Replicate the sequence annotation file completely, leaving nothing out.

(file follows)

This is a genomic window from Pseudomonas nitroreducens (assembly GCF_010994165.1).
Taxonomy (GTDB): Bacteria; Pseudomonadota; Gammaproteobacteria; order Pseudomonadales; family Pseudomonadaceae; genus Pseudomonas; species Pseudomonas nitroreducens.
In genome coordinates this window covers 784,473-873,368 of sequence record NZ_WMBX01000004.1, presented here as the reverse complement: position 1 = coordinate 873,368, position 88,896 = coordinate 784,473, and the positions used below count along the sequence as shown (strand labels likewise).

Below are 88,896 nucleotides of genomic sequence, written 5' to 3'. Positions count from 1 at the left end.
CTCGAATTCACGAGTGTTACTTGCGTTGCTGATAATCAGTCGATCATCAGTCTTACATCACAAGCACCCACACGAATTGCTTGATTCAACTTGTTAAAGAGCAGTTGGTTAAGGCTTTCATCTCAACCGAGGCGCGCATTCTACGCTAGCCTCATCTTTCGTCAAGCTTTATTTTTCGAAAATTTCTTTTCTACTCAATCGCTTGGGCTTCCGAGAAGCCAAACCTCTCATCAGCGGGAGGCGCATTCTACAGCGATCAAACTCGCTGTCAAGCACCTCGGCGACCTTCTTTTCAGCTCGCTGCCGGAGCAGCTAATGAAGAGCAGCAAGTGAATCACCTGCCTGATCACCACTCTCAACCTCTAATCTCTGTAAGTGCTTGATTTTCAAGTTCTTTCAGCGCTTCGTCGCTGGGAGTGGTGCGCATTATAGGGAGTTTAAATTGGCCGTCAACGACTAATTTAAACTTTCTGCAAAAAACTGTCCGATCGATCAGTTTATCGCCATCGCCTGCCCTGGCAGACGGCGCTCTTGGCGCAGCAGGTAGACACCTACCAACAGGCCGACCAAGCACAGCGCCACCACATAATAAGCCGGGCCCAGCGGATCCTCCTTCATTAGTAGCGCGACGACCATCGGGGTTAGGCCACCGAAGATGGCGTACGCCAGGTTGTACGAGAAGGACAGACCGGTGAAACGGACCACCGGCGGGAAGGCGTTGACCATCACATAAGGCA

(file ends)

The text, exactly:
This is a genomic window from Pseudomonas nitroreducens (assembly GCF_010994165.1).
Taxonomy (GTDB): Bacteria; Pseudomonadota; Gammaproteobacteria; order Pseudomonadales; family Pseudomonadaceae; genus Pseudomonas; species Pseudomonas nitroreducens.
In genome coordinates this window covers 784,473-873,368 of sequence record NZ_WMBX01000004.1, presented here as the reverse complement: position 1 = coordinate 873,368, position 88,896 = coordinate 784,473, and the positions used below count along the sequence as shown (strand labels likewise).

Below are 88,896 nucleotides of genomic sequence, written 5' to 3'. Positions count from 1 at the left end.
CTCGAATTCACGAGTGTTACTTGCGTTGCTGATAATCAGTCGATCATCAGTCTTACATCACAAGCACCCACACGAATTGCTTGATTCAACTTGTTAAAGAGCAGTTGGTTAAGGCTTTCATCTCAACCGAGGCGCGCATTCTACGCTAGCCTCATCTTTCGTCAAGCTTTATTTTTCGAAAATTTCTTTTCTACTCAATCGCTTGGGCTTCCGAGAAGCCAAACCTCTCATCAGCGGGAGGCGCATTCTACAGCGATCAAACTCGCTGTCAAGCACCTCGGCGACCTTCTTTTCAGCTCGCTGCCGGAGCAGCTAATGAAGAGCAGCAAGTGAATCACCTGCCTGATCACCACTCTCAACCTCTAATCTCTGTAAGTGCTTGATTTTCAAGTTCTTTCAGCGCTTCGTCGCTGGGAGTGGTGCGCATTATAGGGAGTTTAAATTGGCCGTCAACGACTAATTTAAACTTTCTGCAAAAAACTGTCCGATCGATCAGTTTATCGCCATCGCCTGCCCTGGCAGACGGCGCTCTTGGCGCAGCAGGTAGACACCTACCAACAGGCCGACCAAGCACAGCGCCACCACATAATAAGCCGGGCCCAGCGGATCCTCCTTCATTAGTAGCGCGACGACCATCGGGGTTAGGCCACCGAAGATGGCGTACGCCAGGTTGTACGAGAAGGACAGACCGGTGAAACGGACCACCGGCGGGAAGGCGTTGACCATCACATAAGGCA